Figure 10. Characteristics of clusters and proteins towards thresholds and filters
Now to establish which cluster, protein or protein group is displayed in the Samples table we create a display list that depends on the status of the clusters and proteins considered, shown in Figure 10 for this example, and the order of their application as described in Clusters in the Samples Table.
Step 1. Select all clusters that pass thresholds
Step 2. Include all proteins and protein groups belonging to the selected clusters
These two selections lead to the initial Display Table as shown in in Figure 11. Note that cluster 4 is not included in the display list since it does not pass the thresholds.
Figure 11. Display Table 1
Step 3. Prune proteins or protein groups based on selected filters.
Now the filters are applied to the proteins and the protein groups for all the clusters and those that do not pass thresholds are eliminated.
Figure 12. Display Table 2
Step 4. Remove clusters that do not include proteins.
In our example we have cluster 1 that, at this point, does not contain any proteins. Thus cluster 1 is removed from the display table. See figure 13.
Figure 13. Display Table 3
Step 5. Prune proteins and protein groups based on thresholds
As the last step, thresholds are applied to the proteins and protein groups included in the leftover clusters. In our particular example only two clusters are going to be displayed in the Samples Table: cluster 2 and cluster 3. Of the two, cluster 3 will not include any proteins since they do not pass the thresholds. See figure 14.
Figure 14. List of clusters and proteins displayed in the Samples Table
To display proteins that are included in the clusters but do not pass thresholds, select the menu option View > Show Entire Protein Clusters, see figure 15. Proteins that do not pass thresholds will be shown written in a dark gray font.
Figure 15. View > Show Entire Protein Clusters.
Scaffold groups proteins with the Legacy Protein Grouping algorithm used in its versions 3 and older when, during the loading phase, the clustering option is not selected or when data is already loaded in Scaffold and the option Use Protein Cluster Analysis is not selected in Edit Experiment menu option.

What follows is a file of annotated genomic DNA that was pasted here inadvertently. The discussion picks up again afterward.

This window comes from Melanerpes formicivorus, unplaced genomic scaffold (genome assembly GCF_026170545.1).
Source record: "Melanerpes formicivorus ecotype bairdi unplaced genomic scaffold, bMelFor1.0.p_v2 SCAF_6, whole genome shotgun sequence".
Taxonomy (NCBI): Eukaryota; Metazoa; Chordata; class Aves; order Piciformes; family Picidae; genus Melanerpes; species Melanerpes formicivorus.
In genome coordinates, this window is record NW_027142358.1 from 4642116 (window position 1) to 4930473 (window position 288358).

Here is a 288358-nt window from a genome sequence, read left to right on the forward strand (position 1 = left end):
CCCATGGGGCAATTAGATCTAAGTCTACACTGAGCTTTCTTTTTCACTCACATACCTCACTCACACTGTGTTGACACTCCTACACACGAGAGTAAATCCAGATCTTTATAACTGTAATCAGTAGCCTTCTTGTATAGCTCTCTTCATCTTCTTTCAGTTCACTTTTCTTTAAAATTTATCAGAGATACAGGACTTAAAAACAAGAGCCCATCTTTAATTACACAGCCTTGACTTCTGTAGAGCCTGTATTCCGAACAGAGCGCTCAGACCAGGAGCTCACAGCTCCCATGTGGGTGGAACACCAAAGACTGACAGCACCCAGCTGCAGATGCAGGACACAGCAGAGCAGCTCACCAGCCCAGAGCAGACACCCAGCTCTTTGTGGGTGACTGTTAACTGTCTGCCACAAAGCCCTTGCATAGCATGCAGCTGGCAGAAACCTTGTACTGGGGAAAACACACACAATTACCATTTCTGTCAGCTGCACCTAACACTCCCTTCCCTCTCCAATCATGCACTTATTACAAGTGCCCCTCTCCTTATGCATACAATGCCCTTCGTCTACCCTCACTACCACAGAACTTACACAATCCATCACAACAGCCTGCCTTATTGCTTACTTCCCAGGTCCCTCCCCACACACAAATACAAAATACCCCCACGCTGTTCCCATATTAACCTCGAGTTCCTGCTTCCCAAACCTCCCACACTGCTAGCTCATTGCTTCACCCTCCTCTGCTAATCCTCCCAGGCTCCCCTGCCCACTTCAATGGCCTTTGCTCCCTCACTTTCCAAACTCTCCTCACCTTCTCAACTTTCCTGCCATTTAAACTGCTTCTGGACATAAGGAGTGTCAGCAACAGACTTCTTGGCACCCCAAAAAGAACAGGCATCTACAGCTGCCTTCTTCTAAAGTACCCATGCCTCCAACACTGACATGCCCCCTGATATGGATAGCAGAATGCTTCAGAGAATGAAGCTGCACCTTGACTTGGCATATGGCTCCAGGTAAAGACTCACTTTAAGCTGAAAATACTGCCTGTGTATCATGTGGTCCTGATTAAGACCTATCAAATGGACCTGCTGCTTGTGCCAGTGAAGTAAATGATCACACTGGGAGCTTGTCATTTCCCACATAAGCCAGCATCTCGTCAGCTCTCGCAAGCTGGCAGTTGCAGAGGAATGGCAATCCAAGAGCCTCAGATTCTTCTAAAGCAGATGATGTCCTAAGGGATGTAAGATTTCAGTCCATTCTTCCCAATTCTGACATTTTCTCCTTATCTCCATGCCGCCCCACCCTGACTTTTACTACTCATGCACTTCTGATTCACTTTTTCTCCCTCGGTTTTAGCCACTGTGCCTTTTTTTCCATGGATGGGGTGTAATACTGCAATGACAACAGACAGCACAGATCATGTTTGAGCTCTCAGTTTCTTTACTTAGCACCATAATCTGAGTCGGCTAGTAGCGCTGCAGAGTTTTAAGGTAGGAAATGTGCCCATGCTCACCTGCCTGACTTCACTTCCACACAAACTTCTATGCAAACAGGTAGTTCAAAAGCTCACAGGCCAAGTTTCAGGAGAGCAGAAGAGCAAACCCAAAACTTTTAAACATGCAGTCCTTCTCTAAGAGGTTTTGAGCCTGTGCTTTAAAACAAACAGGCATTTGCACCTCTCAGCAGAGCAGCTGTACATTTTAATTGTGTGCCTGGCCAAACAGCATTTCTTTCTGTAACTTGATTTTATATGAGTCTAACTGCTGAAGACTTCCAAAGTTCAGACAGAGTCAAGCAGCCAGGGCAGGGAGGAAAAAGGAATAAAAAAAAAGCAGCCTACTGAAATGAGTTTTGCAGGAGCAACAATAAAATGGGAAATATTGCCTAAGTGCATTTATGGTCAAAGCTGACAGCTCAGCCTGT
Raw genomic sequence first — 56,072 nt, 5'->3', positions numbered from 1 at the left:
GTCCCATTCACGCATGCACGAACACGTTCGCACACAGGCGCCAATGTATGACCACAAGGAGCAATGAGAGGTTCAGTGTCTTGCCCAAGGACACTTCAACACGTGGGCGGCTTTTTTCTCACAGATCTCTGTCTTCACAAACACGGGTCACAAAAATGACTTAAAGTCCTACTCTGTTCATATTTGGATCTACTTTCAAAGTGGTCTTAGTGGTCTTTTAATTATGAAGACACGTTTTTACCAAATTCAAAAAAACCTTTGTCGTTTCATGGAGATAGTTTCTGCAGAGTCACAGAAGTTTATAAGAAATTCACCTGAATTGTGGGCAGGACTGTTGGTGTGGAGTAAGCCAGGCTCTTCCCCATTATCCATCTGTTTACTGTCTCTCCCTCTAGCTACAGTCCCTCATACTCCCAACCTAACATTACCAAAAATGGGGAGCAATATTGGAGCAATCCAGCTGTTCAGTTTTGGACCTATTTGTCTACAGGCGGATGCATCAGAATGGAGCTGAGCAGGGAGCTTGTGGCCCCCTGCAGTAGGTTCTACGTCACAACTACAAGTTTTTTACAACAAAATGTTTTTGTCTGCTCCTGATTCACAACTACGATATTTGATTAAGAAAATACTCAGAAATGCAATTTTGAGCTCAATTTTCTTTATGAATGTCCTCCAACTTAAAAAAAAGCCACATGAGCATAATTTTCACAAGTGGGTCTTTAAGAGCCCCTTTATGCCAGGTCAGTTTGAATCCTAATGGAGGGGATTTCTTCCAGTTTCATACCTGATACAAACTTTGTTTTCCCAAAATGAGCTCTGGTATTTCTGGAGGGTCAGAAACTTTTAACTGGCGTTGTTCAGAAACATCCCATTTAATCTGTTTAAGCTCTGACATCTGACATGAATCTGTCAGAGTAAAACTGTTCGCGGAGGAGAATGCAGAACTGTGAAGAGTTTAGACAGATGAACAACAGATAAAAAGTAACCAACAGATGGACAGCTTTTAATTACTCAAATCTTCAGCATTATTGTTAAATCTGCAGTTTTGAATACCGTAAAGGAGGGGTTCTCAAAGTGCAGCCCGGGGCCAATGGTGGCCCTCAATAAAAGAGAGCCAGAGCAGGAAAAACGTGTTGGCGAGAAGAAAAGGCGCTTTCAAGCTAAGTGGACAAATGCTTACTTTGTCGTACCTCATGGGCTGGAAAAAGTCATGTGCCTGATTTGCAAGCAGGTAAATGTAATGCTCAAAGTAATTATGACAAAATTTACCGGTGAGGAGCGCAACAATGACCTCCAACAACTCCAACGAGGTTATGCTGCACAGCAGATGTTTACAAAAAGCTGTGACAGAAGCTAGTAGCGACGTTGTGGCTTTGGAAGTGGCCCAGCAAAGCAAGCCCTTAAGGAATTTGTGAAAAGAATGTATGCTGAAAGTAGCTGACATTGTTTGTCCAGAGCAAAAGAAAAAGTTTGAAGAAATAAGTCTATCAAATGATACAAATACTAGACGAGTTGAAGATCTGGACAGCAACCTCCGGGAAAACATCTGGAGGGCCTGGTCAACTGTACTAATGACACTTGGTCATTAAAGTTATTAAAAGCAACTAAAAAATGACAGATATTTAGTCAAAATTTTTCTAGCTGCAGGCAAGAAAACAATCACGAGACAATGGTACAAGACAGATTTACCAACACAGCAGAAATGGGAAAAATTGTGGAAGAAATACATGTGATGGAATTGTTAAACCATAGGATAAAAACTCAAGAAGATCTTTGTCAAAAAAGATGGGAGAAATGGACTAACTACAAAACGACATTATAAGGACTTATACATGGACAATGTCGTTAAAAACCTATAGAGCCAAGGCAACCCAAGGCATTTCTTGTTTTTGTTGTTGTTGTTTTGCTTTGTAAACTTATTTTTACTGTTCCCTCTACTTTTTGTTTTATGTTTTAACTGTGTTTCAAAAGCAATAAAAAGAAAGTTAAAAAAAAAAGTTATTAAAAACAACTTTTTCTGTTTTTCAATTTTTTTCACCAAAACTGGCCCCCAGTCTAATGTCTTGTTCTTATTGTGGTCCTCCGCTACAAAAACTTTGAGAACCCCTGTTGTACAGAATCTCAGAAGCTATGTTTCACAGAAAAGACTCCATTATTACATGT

Generally, the Legacy Protein grouping algorithm groups proteins using a table very similar to the one shown in the similarity view when the Protein Cluster Analysis option is not selected, see figure 16.
Figure 16. Scaffold Legacy Similarity View
Assigning Peptides to Proteins
Initially the table of peptides and proteins has a column for every protein to which a peptide could potentially be assigned, and a row for every valid peptide that can be found in the listed proteins. When a peptide is found in a protein the peptide probability is shown in the appropriate cell. The sum of the probabilities is then calculated for each protein, see Figure 17.
Figure 17. Initial Similarity Table
Each peptide is then assigned to the protein that has the highest total probability among all those where the peptide is found, see Figure 18. If two or more proteins have equal total probabilities and that is the highest for that peptide, it is assigned to all of them.
Figure 18. Assigned peptides are shown in green, unassigned in gray
Defining Protein Groups
Now the grouping begins. Proteins with no peptides assigned are eliminated from consideration, the evidence for those proteins has already be accounted for in proteins which are more likely to be present in the analyzed sample. Proteins with the same peptides assigned to them are combined into a group, see Figure 19.
Figure 19. Protein group formation
There is one further complication, however. If the only evidence for a group is a single protein with a probability less than 95%, Scaffold disregards this group. This is based on a heuristic rule built into the algorithm which cuts down on the number of false protein matches displayed. In this case it would eliminate group 3, see Figure 20.
Figure 20. Formed protein groups
Generally, this approach works well to eliminate false assignments, however, in certain instances, it can result in a protein that may actually be found in the sample being eliminated for consideration and thus is not seen in Scaffold's other views. Unfortunately, changing the filter settings has no effect upon this type of grouping algorithm. A different approach can now be tried by using the protein clustering option. The new grouping algorithm does not forcefully assign peptides uniquely to a protein but considers shared peptides among different proteins.